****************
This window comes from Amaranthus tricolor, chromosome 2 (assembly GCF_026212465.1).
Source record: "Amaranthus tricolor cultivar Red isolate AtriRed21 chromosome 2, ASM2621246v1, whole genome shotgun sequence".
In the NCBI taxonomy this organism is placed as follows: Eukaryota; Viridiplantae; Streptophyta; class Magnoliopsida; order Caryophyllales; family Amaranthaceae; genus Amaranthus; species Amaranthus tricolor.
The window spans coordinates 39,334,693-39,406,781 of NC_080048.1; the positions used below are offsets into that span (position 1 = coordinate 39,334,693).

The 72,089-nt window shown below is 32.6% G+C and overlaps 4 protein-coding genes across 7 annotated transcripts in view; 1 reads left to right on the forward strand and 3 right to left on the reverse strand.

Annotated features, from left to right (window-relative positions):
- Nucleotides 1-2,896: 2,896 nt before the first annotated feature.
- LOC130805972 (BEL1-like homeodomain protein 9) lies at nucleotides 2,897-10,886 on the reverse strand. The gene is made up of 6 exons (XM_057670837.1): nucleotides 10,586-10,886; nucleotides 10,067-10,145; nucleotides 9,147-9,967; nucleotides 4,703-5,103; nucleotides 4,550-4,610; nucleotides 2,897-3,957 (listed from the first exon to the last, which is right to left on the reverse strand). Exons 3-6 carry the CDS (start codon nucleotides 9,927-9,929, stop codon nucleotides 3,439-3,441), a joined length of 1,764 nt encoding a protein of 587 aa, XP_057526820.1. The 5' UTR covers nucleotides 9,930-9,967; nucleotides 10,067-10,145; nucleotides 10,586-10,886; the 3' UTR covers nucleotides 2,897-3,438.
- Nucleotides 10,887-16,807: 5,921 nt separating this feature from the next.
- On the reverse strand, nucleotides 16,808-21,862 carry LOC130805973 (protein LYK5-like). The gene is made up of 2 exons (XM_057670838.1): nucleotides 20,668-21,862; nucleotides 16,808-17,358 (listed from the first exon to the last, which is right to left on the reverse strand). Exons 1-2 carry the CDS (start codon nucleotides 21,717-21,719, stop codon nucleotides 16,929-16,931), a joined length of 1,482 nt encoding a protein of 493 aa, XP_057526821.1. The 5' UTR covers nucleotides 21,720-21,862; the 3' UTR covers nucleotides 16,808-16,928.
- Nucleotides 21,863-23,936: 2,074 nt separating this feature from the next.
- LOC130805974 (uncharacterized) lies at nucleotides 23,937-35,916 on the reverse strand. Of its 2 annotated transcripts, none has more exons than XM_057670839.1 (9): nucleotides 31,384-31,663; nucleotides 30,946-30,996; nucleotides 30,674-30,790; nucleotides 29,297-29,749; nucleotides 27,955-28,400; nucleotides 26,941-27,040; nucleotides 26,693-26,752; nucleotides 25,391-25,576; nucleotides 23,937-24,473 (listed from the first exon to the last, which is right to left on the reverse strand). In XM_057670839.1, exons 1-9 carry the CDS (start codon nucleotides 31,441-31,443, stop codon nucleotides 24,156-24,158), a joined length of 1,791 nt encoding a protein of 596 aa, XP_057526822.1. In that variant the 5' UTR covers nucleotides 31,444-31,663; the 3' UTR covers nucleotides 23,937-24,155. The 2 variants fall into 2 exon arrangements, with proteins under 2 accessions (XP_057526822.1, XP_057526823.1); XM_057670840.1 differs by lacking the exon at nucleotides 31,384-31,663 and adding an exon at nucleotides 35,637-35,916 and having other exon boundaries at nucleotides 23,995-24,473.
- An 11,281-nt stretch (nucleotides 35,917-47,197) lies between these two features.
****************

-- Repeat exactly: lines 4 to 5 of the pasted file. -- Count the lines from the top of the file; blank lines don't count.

The window spans coordinates 39,334,693-39,406,781 of NC_080048.1; the positions used below are offsets into that span (position 1 = coordinate 39,334,693).

The 72,089-nt window shown below is 32.6% G+C and overlaps 4 protein-coding genes across 7 annotated transcripts in view; 1 reads left to right on the forward strand and 3 right to left on the reverse strand.